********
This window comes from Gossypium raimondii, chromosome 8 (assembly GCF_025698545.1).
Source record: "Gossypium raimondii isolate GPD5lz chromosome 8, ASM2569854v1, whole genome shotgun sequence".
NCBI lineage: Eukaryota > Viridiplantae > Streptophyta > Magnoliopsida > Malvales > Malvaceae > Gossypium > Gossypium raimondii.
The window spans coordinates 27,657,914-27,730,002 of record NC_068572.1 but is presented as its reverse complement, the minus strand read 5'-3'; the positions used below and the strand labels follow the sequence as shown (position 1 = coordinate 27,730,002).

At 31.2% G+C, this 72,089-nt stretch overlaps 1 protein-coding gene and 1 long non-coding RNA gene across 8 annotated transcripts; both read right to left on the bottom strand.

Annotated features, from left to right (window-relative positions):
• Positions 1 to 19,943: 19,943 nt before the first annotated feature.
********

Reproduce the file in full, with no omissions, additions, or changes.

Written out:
This window comes from Gossypium raimondii, chromosome 8 (assembly GCF_025698545.1).
Source record: "Gossypium raimondii isolate GPD5lz chromosome 8, ASM2569854v1, whole genome shotgun sequence".
NCBI lineage: Eukaryota > Viridiplantae > Streptophyta > Magnoliopsida > Malvales > Malvaceae > Gossypium > Gossypium raimondii.
The window spans coordinates 27,657,914-27,730,002 of record NC_068572.1 but is presented as its reverse complement, the minus strand read 5'-3'; the positions used below and the strand labels follow the sequence as shown (position 1 = coordinate 27,730,002).

At 31.2% G+C, this 72,089-nt stretch overlaps 1 protein-coding gene and 1 long non-coding RNA gene across 8 annotated transcripts; both read right to left on the bottom strand.

Annotated features, from left to right (window-relative positions):
• Positions 1 to 19,943: 19,943 nt before the first annotated feature.